Last summer, I decided to start work on our largely ignored garden. The house is in a1890s city neighborhood where very few people use pesticides and fertilizers. Our neighborhood is a haven for birds, foxes, rabbits, raccoons, bats and other delightful wildlife. Of course, I wanted to do no harm. A 25-year-old memory of how I accidentally killed most of my Japanese garden’s camellia trees by spraying Round-Up on dandelions still haunts me.

I contacted Maryland’s Chesapeake Bay-Wise gardening program, a free teaching service aimed at reducing pollution flowing from the state into the Chesapeake Bay. After an email exchange, two friendly master gardener volunteers. Lynn and Debbie, walked me through my struggling garden. They checked off which practices were environmentally sound, and gave advice on where I needed improvement.

I'm an official Bay-Wise Gardener!

I was very surprised that years of benign neglect put my garden in the Bay-Wise certified category. The fact that grass clippings were left on the lawn after cutting, and water easily reaches the earth through the gaps between bricks in the path. The house gutters have long downspouts that allow rainwater to flow into the earth; all I need are rain barrels to perfect my water conversation. The master gardeners looked at all my weeds but did not criticize. However, they told me I'd better start pulling wild mustard that day.  Debbie and Lynn were concerned about invasive non-native plants, like English ivy, and had chemically free strategies for elimination. There were a few bees buzzing around, and the local trumpet honeysuckle vine was pointed out as a great nectar source for them and hummingbirds.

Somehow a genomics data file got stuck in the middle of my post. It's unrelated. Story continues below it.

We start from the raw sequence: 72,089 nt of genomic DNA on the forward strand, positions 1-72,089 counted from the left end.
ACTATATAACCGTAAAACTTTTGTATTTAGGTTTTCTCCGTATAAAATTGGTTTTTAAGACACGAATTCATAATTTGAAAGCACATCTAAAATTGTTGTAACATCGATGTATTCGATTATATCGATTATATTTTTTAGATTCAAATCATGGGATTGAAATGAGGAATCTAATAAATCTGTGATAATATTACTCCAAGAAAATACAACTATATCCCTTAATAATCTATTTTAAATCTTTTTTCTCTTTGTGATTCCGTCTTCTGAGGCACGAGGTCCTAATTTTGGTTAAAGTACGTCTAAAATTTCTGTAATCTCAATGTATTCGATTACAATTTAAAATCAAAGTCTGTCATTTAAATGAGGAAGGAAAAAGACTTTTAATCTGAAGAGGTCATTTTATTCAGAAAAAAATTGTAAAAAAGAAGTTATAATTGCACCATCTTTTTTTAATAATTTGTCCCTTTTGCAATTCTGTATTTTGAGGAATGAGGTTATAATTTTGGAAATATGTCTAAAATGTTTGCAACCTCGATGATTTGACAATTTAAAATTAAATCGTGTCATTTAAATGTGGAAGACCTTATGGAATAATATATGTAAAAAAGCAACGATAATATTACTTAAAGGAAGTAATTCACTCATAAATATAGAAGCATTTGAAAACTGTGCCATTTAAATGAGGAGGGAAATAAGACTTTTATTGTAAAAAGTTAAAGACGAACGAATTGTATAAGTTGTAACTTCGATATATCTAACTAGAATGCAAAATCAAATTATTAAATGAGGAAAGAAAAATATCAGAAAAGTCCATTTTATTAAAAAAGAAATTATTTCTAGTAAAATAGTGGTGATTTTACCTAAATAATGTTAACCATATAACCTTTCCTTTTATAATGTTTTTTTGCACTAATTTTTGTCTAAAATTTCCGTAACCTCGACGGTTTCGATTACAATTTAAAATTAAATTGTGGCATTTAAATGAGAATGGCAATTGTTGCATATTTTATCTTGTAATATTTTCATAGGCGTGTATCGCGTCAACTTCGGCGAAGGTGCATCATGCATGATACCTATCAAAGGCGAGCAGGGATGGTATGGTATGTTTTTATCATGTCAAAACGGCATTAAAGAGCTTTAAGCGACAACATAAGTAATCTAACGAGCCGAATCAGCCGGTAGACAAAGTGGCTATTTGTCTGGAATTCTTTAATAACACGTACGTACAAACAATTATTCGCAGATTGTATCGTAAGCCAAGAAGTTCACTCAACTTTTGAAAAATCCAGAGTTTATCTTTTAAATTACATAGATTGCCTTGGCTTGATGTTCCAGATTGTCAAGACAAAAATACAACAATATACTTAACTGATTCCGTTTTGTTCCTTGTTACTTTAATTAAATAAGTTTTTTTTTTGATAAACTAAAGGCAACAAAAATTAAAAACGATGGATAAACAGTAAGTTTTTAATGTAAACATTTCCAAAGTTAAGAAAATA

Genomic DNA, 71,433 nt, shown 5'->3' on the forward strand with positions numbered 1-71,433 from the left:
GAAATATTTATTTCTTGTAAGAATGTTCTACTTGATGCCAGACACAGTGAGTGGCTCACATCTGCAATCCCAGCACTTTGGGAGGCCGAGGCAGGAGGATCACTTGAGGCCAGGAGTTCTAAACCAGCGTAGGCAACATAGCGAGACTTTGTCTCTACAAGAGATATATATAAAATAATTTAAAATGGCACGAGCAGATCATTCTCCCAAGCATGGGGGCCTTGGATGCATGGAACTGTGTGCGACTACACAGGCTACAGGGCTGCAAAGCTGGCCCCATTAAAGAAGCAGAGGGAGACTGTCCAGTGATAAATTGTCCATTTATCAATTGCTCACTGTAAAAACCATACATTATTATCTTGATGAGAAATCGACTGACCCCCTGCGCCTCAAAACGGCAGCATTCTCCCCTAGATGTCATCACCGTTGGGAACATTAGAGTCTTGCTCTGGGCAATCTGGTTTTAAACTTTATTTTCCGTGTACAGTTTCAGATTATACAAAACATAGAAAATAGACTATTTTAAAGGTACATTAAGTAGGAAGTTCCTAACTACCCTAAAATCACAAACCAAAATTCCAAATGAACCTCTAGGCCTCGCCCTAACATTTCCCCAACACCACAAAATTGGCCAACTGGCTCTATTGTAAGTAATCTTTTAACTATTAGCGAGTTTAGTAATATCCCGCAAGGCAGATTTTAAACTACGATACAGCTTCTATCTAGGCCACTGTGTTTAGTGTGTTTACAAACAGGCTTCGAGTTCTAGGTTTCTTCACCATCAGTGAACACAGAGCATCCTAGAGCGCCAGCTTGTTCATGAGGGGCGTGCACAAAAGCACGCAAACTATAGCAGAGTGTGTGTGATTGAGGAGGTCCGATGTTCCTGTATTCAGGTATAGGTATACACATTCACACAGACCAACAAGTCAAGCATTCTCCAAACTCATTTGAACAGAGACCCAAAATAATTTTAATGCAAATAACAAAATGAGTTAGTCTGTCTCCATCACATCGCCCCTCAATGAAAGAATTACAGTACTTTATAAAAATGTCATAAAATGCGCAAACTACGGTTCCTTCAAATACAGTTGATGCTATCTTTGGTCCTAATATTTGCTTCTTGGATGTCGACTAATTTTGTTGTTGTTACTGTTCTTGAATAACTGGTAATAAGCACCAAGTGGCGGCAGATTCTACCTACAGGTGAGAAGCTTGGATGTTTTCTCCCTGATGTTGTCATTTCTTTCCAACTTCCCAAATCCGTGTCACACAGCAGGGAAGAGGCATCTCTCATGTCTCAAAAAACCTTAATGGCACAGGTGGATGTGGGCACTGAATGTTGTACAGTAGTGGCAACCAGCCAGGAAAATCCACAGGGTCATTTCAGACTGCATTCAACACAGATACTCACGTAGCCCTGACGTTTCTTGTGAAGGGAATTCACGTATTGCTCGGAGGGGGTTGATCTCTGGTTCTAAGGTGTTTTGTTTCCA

My biggest takeaway was that if every plant I added was a native one, I could become a farmer’s market for the butterfly, bee, insect and bird populations. I also got the sense I didn’t have to make my property look like a forest to go native.

an inspiring post from Thomas Rainer's wonderful blog, landscape of meaning

Ever since I saw charming cottage gardens filled with wildflowers and perennials in England and Australia, I’d secretly wanted one. No grass to mow—just flowers, shrubs and herbs waving in the wind.  I realized that if I were to remove the grass right in front of my house, I could fill the leftover space with many perennial plants and grasses that would be more than eye candy.